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Posts posted by maccannic

  1. Tried an anglo when I was young - couldn't begin to get on with it.  Didn't like the sound of what English players were doing - found it boring.  So that was it.  Until I was 50, when I discovered the duet.  I wanted an instrument I could play in pub sessions, and my piano accordion (plus its case) was far too big for a crowded pub and was a bit lacking in 'ethnic cred'. Bought a Maccann.  Never looked back.  10 years later bought a bigger one, eventually selling the smaller one.

  2. I can't remember if you already know this, but I used to own a Lachenal 'New Model' six-sided maccann duet, serial no. 1865.  It had six fold bellows (I think), raised dark wooden ends, 64 metal buttons (32 on each end, middle C up to G on the right end, left end exactly one octave lower).  I seem to remember being advised it was made about year 1896.


    I was also told (by Colin Dipper) that it was somewhat unusual in having a riveted action.


    It came with a (presumably original) Lachenal 'case' (more of a flimsy box actually), but it was in terrible condition so I had a new one made by Pete Grassby.

  3. Not having had a 'career' as such, there haven't been many highlights.  But from a purely vanity point of view it has to be receiving compliments on your playing from somebody whose opinion you value.  On different occasions, these have included Alastair Anderson, Colin Dipper and Rod Stradling.


    One obvious lowlight was submitting some recordings for possible inclusion in 'Duet International' to be told, very politely, that they weren't good enough (no hard feelings, Alan; I wasn't under any illusions in that regard).  But even then, I put a couple of the same sound files up on this site when I was trying to sell a concertina and got some favourable comments, so all's well that ends well.

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  4. The answer's 'yes'.  Yes, you could play one chord and hold it.  Yes, you could play one chord and let go.  Yes, you could play a chord every time there's a beat, or every time there's a note, or on some beats or notes but not others.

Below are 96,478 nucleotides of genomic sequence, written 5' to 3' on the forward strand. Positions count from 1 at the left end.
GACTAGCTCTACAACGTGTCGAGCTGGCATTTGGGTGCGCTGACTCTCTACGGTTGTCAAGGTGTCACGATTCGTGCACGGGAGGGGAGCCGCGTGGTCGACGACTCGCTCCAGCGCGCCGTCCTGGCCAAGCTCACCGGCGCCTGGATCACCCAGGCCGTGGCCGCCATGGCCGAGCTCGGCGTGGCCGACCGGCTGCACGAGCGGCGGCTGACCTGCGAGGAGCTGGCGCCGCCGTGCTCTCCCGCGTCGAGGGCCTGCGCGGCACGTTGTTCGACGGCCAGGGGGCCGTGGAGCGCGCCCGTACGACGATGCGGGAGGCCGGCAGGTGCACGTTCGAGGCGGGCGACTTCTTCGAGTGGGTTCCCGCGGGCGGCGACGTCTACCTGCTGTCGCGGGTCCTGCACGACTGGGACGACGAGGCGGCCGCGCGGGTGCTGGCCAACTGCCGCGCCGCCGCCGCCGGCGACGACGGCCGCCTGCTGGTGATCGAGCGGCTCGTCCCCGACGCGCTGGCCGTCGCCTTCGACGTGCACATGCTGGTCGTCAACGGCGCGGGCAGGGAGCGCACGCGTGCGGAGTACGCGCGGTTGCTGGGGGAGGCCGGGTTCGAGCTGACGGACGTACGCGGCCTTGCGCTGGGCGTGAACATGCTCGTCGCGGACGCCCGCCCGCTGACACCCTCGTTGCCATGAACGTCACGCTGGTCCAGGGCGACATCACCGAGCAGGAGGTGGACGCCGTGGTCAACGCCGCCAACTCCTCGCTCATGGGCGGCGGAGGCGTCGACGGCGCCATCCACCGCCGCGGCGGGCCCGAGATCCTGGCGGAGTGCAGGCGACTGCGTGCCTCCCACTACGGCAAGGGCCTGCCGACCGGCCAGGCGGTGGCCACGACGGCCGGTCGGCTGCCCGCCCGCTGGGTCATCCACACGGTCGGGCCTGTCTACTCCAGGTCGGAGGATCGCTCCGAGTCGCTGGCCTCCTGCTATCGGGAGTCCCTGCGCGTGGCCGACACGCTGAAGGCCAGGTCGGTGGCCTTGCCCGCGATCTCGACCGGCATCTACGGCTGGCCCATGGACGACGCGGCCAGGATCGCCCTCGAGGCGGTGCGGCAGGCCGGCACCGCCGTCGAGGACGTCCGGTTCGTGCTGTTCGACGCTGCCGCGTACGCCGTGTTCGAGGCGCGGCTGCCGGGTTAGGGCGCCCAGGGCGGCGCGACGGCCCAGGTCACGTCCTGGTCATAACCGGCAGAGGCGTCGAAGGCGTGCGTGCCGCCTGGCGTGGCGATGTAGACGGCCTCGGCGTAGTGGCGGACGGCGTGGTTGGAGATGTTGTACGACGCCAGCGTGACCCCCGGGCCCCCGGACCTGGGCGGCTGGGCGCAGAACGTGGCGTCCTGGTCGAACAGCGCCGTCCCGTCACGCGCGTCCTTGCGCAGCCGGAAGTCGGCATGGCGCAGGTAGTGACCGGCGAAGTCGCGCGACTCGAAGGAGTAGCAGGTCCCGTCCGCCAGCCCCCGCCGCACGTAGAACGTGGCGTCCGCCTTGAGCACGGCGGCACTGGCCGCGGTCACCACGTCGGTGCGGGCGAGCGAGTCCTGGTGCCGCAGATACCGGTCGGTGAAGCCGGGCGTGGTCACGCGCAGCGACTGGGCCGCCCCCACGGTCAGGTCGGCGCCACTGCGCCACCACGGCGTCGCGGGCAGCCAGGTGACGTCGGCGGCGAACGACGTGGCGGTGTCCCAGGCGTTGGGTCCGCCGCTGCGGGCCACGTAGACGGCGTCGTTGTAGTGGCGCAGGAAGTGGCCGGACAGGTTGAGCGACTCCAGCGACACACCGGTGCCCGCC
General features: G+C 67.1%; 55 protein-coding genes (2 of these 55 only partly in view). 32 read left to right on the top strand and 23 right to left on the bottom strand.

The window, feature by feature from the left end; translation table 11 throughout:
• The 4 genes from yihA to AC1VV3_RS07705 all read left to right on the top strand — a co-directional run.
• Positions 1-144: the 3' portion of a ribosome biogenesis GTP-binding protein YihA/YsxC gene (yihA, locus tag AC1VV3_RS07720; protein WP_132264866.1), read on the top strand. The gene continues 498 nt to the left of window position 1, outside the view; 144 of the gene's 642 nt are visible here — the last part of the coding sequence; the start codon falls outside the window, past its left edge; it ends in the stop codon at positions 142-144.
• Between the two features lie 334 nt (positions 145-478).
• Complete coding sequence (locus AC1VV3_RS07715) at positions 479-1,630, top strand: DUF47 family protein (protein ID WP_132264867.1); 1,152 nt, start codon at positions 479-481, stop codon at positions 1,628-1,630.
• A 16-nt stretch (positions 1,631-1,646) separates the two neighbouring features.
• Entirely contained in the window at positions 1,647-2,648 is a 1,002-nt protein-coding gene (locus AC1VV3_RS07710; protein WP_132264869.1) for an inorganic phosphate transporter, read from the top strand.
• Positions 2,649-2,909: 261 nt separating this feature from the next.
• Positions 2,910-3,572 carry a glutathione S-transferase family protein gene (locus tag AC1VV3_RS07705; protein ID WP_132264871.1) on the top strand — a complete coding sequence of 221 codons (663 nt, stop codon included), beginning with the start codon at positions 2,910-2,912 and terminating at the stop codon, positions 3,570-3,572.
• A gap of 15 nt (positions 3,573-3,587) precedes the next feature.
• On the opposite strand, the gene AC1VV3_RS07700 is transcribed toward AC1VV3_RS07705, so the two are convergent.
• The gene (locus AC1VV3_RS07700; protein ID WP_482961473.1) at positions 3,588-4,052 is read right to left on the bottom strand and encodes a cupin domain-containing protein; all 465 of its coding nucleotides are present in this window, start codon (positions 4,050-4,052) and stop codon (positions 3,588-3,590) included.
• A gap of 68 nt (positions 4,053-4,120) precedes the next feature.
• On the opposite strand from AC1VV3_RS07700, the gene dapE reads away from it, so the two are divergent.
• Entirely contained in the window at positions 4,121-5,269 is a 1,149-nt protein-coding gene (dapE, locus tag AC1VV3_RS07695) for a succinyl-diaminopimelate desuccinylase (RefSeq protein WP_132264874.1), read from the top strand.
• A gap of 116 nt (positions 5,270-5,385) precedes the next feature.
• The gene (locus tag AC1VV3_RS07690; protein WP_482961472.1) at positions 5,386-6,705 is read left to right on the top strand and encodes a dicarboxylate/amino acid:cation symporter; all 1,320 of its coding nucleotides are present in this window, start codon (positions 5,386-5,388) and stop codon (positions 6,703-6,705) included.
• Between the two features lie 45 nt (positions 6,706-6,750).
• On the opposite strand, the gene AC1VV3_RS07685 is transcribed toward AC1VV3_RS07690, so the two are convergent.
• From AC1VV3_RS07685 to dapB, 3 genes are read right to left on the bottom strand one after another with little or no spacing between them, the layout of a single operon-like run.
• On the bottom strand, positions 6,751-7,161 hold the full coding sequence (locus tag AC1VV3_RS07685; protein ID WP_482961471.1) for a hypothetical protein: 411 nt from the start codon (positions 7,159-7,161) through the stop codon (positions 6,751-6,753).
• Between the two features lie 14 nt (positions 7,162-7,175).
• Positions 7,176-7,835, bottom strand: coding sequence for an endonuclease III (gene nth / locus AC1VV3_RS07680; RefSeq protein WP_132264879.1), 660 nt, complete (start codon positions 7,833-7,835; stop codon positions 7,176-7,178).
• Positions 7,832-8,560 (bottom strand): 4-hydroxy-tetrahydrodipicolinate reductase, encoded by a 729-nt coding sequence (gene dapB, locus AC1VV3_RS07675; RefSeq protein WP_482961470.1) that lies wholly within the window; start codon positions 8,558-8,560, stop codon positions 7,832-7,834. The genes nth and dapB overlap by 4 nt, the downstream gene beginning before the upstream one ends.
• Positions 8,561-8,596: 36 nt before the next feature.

The important thing is to listen to what yoy play, and play what sounds best to you.  If someone suggests something different, try that too.


    The main difficulty you will find with the English is that both hands are involved with playing the tune, so it's not always easy to play exactly what chord you want, although that comes with practice too.

  5. I am in awe of anybody who can play to a decent standard on different types of concertina (Keith Kendrick is a good example).  As for me, I play 80-bass piano accordian and Maccann duet concertina, and even on those two rather different boxes I occasionally get confused, playing completely the wrong note or chord or trying to play something which isn't there.

  6. On 5/13/2020 at 3:17 PM, jwinship said:

    In 1985 Bertram Levy (anglo) and Peter Ostroushko (mandolin, fiddle) released an album on Flying Fish called "First Generation" that had an eclectic selection of traditional tunes, including klezmer and eastern European.  It was a great anglo album, a great mandolin album, it had a tight and unobtrusive rhythm section of guitar and bass, it was well recorded.  It never should have gone out of print, but I don't think it ever even made it to CD.



    But some of the tracks were included on CD on 'Anglo International'.

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  7. As promised, here's a couple of links to myself playing my previous concertina (a 64-button Lachenal maccann).


    http://www.nonce.dk/4C.net/Maccannic/TG2-MP3-003 Maruxa.mp3

    http://www.nonce.dk/4C.net/Maccannic/TG2-MP3-001 Argeers,Christina.mp3


    I hope they still work.  I'm not claiming they're great, but they give an idea of what can be done (I'd been playing about 10 years when they were done, but I didn't used to practice much).  (I still don't).

  8. I sent in a few first-pass recordings for Duet International.  The response from Alan was not altogether positive, but he suggested I re-do a couple of them.  I must admit, at this point I rather lost heart and didn't take it any further.


    There are a couple of recordings of myself playing on this forum somewhere, in case you (or anybody) is interested.  I'll have to see if I can find them.  But I've got a bigger concertina now, and my playing is not the same.

  9. I didn't know whether to put this in the Construction forum or the History forum, so I'll just put it here instead.


    I've got a Wheatstone Aeola Maccann duet made in 1914.  It's got a little white bit at the end of each handrest where the strap attaches.  Are these ivory, or just bone?  Or something else?


    Grateful for any info.

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